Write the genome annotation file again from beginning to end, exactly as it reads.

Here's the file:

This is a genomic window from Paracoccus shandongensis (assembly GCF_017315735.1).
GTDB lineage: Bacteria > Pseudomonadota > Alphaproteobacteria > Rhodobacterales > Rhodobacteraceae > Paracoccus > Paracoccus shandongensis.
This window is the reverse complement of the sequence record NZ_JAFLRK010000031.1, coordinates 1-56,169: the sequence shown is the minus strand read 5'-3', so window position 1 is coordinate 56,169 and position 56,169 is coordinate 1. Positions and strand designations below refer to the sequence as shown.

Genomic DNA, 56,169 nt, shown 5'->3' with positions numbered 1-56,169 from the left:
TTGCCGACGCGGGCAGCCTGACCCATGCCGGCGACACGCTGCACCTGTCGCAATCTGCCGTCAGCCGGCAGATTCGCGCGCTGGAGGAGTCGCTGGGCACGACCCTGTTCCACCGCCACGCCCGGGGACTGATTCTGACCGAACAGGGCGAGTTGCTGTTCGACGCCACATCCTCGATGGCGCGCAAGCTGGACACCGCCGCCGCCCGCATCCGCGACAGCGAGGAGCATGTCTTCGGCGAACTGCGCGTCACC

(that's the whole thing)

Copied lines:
This is a genomic window from Paracoccus shandongensis (assembly GCF_017315735.1).
GTDB lineage: Bacteria > Pseudomonadota > Alphaproteobacteria > Rhodobacterales > Rhodobacteraceae > Paracoccus > Paracoccus shandongensis.
This window is the reverse complement of the sequence record NZ_JAFLRK010000031.1, coordinates 1-56,169: the sequence shown is the minus strand read 5'-3', so window position 1 is coordinate 56,169 and position 56,169 is coordinate 1. Positions and strand designations below refer to the sequence as shown.

Genomic DNA, 56,169 nt, shown 5'->3' with positions numbered 1-56,169 from the left:
TTGCCGACGCGGGCAGCCTGACCCATGCCGGCGACACGCTGCACCTGTCGCAATCTGCCGTCAGCCGGCAGATTCGCGCGCTGGAGGAGTCGCTGGGCACGACCCTGTTCCACCGCCACGCCCGGGGACTGATTCTGACCGAACAGGGCGAGTTGCTGTTCGACGCCACATCCTCGATGGCGCGCAAGCTGGACACCGCCGCCGCCCGCATCCGCGACAGCGAGGAGCATGTCTTCGGCGAACTGCGCGTCACC